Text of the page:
Artificial Intelligence, According to These 5 Experts

By Scott Simone, Contributor

Artificial intelligence (AI) manifests itself in a multitude of ways, from online chatbots to your inbox’s spam folder. (Yes, the tool you use to send unsolicited newsletters to the trash is, in fact, an everyday form of AI.)

Yet regardless of where your baseline lies, we all have a bit of learning to do when it comes to understanding AI. To take a deeper look at the ever-evolving technology, we spoke to five top experts in the field to get their input on what makes AI, well, AI.

This is AI according to those who study, tinker with, and implement artificial intelligence into our daily lives.

It All Adds Up

According to Jana Eggers, the CEO of Nara Logics, an artificial intelligence company focused on turning big data into smart actions, “AI is just maths.” The plural on “maths” is important to note, Eggers said, because the multiple computations that are the basis of AI are also where the technology faces limitations.

“While we have many problems that can be solved with current forms of AI, there is still a huge realm of problems that can’t be calculated or even represented with current maths,” Eggers remarked. For her, we’re just getting started when it comes to understanding the relationship between mathematical knowledge and AI’s capabilities.

“We are in the cave-painting days of communication and collaboration between us and the AIs that are developing.”

It’s a Software Game

Despite all the buzz, AI is just software. “There’s no bright line separating AI software from any other kind of computer software,” Michael Littman, a computer science professor at Brown University, explained. “It is very common for problems that are considered AI problems to cease to be considered AI once they are well solved and widely deployed.”

This result, as Littman described it, is often regarded as the “AI Effect.” To exemplify just how common the AI Effect is, Littman cited another AI specialist, Kevin Kelly:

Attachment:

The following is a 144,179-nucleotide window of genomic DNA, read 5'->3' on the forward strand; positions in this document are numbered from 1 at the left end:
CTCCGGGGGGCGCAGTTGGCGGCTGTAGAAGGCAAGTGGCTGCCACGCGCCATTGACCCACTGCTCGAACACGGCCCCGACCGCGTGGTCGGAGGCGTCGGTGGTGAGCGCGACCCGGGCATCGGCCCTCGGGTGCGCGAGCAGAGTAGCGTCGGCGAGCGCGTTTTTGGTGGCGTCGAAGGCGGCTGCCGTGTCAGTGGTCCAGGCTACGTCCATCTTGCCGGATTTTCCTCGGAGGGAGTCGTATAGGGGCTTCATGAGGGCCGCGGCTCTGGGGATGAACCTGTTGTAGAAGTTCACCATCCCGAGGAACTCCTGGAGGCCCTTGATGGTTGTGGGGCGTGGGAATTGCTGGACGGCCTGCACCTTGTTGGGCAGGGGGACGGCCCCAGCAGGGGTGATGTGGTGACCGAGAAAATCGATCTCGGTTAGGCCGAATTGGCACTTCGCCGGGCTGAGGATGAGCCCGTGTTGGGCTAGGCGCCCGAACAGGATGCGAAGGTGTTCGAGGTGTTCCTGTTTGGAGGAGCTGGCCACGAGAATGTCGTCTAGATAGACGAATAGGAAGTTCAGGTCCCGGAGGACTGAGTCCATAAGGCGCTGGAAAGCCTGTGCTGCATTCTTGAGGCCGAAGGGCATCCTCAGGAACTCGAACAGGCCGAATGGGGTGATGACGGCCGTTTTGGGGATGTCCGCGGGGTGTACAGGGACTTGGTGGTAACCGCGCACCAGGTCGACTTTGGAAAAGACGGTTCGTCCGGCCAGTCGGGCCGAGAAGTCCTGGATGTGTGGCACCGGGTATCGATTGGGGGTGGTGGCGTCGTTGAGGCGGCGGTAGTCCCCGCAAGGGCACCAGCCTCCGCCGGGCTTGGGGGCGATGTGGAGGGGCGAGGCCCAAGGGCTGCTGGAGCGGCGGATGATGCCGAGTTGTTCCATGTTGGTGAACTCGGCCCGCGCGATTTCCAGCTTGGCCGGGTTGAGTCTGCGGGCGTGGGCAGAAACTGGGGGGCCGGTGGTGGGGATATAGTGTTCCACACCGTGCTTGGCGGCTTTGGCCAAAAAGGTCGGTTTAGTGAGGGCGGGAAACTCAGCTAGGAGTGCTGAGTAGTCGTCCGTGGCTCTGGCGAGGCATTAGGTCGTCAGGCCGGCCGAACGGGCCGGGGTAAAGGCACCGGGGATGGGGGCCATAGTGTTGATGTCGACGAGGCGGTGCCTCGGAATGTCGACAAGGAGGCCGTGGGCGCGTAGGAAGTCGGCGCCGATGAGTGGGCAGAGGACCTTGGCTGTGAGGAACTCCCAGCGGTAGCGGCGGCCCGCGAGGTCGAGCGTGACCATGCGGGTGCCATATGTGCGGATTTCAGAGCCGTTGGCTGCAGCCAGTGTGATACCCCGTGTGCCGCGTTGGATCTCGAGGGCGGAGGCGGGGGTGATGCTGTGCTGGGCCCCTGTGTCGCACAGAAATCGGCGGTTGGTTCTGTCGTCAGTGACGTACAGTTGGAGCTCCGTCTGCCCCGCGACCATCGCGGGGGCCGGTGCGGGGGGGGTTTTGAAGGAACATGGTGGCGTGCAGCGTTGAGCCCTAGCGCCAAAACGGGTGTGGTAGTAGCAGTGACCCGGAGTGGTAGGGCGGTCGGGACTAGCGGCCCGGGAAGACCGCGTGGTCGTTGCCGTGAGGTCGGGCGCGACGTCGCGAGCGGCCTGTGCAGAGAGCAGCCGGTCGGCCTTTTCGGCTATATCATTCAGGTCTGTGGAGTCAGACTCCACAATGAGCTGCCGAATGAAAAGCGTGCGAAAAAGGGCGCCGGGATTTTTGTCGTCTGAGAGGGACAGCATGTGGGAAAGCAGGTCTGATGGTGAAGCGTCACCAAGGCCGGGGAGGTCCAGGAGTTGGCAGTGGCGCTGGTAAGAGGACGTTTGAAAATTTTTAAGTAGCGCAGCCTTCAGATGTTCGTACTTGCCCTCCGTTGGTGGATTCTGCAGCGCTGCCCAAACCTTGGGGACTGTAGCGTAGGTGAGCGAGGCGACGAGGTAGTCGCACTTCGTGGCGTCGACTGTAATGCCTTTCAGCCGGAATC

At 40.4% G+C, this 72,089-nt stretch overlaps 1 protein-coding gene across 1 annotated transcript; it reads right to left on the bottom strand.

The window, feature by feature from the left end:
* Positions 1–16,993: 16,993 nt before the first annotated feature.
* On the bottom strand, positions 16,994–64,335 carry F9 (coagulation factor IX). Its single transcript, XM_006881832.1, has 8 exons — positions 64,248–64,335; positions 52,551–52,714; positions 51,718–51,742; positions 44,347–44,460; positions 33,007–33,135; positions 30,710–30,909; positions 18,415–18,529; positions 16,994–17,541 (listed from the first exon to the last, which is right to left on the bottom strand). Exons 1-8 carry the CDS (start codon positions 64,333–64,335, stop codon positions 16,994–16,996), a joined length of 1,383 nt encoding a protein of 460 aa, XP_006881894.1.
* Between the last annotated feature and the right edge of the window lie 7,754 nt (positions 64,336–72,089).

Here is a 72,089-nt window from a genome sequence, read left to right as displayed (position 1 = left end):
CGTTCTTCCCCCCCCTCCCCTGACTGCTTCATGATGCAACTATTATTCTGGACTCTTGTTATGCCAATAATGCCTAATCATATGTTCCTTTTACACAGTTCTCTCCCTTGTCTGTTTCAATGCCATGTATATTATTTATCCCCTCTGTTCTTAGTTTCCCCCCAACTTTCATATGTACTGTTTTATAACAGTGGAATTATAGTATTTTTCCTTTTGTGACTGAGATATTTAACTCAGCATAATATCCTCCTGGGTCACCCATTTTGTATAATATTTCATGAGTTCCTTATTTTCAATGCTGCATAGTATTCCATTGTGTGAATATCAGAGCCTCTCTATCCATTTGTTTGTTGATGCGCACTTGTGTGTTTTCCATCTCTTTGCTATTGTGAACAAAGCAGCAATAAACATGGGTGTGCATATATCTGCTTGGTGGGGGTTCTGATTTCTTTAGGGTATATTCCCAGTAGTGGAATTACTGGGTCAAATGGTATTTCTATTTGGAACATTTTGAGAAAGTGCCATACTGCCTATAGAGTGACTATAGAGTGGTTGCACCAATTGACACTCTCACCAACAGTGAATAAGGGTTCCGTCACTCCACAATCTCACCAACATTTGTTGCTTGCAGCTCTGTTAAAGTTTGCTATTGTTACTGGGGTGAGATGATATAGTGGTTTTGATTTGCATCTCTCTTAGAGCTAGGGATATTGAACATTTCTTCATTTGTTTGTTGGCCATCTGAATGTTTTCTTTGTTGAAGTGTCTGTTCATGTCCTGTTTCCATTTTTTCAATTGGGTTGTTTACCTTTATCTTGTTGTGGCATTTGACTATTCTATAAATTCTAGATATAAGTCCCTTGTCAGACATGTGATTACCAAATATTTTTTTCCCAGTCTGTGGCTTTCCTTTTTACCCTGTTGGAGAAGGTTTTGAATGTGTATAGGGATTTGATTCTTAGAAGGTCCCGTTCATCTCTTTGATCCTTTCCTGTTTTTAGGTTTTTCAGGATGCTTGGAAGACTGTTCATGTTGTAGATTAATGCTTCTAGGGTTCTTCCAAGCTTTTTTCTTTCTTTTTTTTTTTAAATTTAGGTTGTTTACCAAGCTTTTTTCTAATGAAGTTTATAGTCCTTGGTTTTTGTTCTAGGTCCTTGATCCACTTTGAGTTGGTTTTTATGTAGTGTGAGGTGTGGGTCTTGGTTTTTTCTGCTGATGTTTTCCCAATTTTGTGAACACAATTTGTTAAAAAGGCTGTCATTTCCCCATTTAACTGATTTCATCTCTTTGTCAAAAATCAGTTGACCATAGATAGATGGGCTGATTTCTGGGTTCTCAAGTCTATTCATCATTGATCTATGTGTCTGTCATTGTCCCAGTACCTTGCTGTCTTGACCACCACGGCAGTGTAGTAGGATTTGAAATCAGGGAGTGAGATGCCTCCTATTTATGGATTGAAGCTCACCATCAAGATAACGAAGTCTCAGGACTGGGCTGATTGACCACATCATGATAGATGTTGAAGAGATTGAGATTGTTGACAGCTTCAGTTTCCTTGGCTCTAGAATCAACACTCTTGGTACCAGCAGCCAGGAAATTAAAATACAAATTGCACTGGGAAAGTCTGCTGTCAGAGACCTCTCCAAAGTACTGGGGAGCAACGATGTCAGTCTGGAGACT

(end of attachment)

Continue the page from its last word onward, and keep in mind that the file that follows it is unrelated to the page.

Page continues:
In the past, we would have said only a super-intelligent AI could drive a car, or beat a human at Jeopardy! or chess. But once AI did each of those things, we considered that achievement obviously mechanical and hardly worth the label of true intelligence. Every success in AI redefines it.

“We are in the cave-painting days of communication and collaboration between us and the AIs that are developing.”
— Jane Eggers, CEO of Nara Logics

China Aims to Lead

For Toby Walsh, a professor of artificial intelligence at the University of New South Wales, China had its coming-of-age AI moment with AlphaGo. The AI system, which plays the board game Go, beat the Korean champion Lee Sedol in 2016 and the Chinese prodigy Ke Jie earlier this year.

And today, China is investing a great deal in furthering this type of technology. “Few in businesses appreciate China,” Walsh said. “But the Chinese government has put AI at the center of its economic plan, with technology giants like Alibaba and Tencent investing billions in AI.”

In 2017, Chinese scientists dominate the leading AI conferences, and China aims to become number one in the world in AI in the next decade. “Given its natural advantages, like the largest smartphone market on the planet, a rapid adoption of electronic money, and a very relaxed attitude to privacy,” Walsh predicted, “they are likely to succeed.”

It’s Constantly Learning

The potential of AI lies in its ability to learn, and it’s learning from humans.

“Most people assume that historical training data [past data used to program an AI system’s functions] is all you need,” Mikhail Naumov, co-founder, president, and CSO of DigitalGenius—a venture-backed artificial intelligence company based in London and San Francisco—said. “In reality, practical applications of deep learning and AI benefit just as much from ongoing human-use data as the historical data.”

For Naumov, you need both—historical data to build the baseline, and ongoing user interaction data—to drive continuous learning for the AI. In other words, the more human usage a particular AI system receives, the stronger and more useful it will become.

“Simply put, humans should be focused on teaching machines, so that machines can focus on executing against jobs that are too big for humans to process.”
— J.J. Kardwell, CEO/co-founder of EverString

It Needs a Human Touch

“Humans still have—and will for a long time—a massive advantage over AI when it comes to being right nearly all the time about small decisions,” J.J. Kardwell, CEO and co-founder of EverString, a predictive sales and marketing analytics platform, said. “The full power of AI is best realized when paired with around one to two percent of human effort.”

In the right partnership between humans and AI, Kardwell explained, humans can accelerate machine learning by curating and labeling training data. This collaboration helps machines to ingest, learn from, and scale decision making.

For Kardwell, a human-in-the-loop (HITL) approach to machine learning currently yields the most powerful results in the most efficient manner. It’s the story of the human and the robot working in harmony.

“Simply put, humans should be focused on teaching machines, so that machines can focus on executing against jobs that are too big for humans to process.”